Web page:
OTPIC Officially Retired

As of December 2, 2005, the Online Training Program on Intractable Conflict (OTPIC) has been officially retired, and is no longer open to new registrations.

The successor to OTPIC is a course called Dealing Constructively with Intractable Conflicts (DCIC). The new curriculum is built around one of our major projects, Beyond Intractability, and offers a much more extensive and informative set of learning materials than that available through OTPIC.

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International Online Training Program On Intractable Conflict

Conflict Research Consortium, University of Colorado, USA

Confidentiality Rules

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    Often public policy and international negotiations are most successful if they are carried out privately.  Representatives often feel freer to brainstorm creative solutions, if they do not have to maintain the accepted policies or positions for the benefit of public observation.  When the public is watching, negotiators more often will continue to hold firm to their extreme positions in an effort to prove to their own constituencies how "tough" they are.  Thus, negotiation, mediation, and consensus-building processes are often more successful if the disputants and any third parties (mediators, for example) agree to keep the details of their discussions confidential until an agreement is reached.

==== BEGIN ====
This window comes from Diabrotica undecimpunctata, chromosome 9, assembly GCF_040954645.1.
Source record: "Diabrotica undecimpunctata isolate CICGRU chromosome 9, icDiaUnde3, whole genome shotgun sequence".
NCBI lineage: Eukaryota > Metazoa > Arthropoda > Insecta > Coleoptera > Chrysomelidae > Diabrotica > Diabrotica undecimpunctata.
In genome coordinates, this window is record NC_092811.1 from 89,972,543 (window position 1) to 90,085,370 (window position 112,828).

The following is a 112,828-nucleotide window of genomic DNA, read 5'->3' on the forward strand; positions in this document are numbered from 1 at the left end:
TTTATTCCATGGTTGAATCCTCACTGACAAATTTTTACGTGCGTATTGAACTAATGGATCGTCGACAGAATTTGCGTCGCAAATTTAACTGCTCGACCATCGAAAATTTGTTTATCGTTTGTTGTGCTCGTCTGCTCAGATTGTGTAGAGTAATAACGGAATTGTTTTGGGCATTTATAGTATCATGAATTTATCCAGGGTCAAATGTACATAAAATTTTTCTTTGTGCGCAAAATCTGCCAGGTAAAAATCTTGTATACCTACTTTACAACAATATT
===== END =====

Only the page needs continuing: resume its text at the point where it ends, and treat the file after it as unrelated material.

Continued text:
Sometimes when private cases are mediated, the settlement remains confidential.  This is one of the characteristics that many people like about mediation as it is practiced in the West.  People can work out their differences in a private forum, without ever having to acknowledge those differences or the way in which they were settled.  If the settlement involves a public issue, however, the end result (and often the highlights of the negotiations leading up to it) must be made public.

Links to Examples of Confidentiality

Norway's Back-channel Success Story
Privacy was key to the success of these negotiations.
Deborah Kolb --Quaker Mediation in Sri Lanka in when Talk Works
One of the hallmarks of the Quaker approach to mediation is its confidentiality.
C. R. Mitchell -- Track Two Triumphant? Reflections on the Oslo Process and Conflict Resolution in the Middle East
This is another description of the Oslo process in which confidentiality played such an important role.
David Oliver Mendelsohn -- Mediation: A Gang Prevention Strategy
Confidentiality was necessary, in this case, to get the disputants involved.   Otherwise, they would have feared prosecution for what they said, and the process could not possibly have succeeded.

Links to Related Approaches

Public Information Strategy

Clear Rules and Procedural Expectations

Ground Rules

Links to Related Problems

Secrecy and Deception

Inflammatory Statements

Inflammatory Statements

Copyright 1998 Conflict Research Consortium  -- Contact: crc@colorado.edu